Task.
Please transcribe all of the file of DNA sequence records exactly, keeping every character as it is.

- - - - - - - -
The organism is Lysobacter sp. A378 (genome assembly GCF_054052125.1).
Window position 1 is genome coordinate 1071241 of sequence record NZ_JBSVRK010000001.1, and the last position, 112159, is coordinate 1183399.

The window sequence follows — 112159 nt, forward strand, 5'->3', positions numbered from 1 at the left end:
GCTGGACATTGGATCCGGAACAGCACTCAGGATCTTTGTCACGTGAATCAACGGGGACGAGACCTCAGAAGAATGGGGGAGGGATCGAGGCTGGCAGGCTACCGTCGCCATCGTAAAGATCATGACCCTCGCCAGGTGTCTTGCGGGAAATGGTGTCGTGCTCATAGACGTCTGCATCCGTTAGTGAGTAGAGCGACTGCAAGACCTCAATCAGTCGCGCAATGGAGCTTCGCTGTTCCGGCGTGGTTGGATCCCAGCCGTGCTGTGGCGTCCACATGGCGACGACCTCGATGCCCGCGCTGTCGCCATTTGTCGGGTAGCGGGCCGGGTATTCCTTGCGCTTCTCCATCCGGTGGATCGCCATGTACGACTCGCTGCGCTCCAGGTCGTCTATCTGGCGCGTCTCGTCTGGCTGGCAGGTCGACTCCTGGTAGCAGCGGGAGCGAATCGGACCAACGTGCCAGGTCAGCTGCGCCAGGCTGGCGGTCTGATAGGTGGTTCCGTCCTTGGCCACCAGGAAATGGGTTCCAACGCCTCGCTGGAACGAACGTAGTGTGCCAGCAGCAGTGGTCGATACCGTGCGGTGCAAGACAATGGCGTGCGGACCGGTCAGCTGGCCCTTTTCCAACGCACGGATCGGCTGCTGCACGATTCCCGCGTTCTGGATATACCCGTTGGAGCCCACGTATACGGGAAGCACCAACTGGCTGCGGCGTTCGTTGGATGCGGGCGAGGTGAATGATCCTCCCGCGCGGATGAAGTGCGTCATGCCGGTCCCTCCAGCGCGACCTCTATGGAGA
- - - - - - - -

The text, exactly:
The organism is Lysobacter sp. A378 (genome assembly GCF_054052125.1).
Window position 1 is genome coordinate 1071241 of sequence record NZ_JBSVRK010000001.1, and the last position, 112159, is coordinate 1183399.

The window sequence follows — 112159 nt, forward strand, 5'->3', positions numbered from 1 at the left end:
GCTGGACATTGGATCCGGAACAGCACTCAGGATCTTTGTCACGTGAATCAACGGGGACGAGACCTCAGAAGAATGGGGGAGGGATCGAGGCTGGCAGGCTACCGTCGCCATCGTAAAGATCATGACCCTCGCCAGGTGTCTTGCGGGAAATGGTGTCGTGCTCATAGACGTCTGCATCCGTTAGTGAGTAGAGCGACTGCAAGACCTCAATCAGTCGCGCAATGGAGCTTCGCTGTTCCGGCGTGGTTGGATCCCAGCCGTGCTGTGGCGTCCACATGGCGACGACCTCGATGCCCGCGCTGTCGCCATTTGTCGGGTAGCGGGCCGGGTATTCCTTGCGCTTCTCCATCCGGTGGATCGCCATGTACGACTCGCTGCGCTCCAGGTCGTCTATCTGGCGCGTCTCGTCTGGCTGGCAGGTCGACTCCTGGTAGCAGCGGGAGCGAATCGGACCAACGTGCCAGGTCAGCTGCGCCAGGCTGGCGGTCTGATAGGTGGTTCCGTCCTTGGCCACCAGGAAATGGGTTCCAACGCCTCGCTGGAACGAACGTAGTGTGCCAGCAGCAGTGGTCGATACCGTGCGGTGCAAGACAATGGCGTGCGGACCGGTCAGCTGGCCCTTTTCCAACGCACGGATCGGCTGCTGCACGATTCCCGCGTTCTGGATATACCCGTTGGAGCCCACGTATACGGGAAGCACCAACTGGCTGCGGCGTTCGTTGGATGCGGGCGAGGTGAATGATCCTCCCGCGCGGATGAAGTGCGTCATGCCGGTCCCTCCAGCGCGACCTCTATGGAGA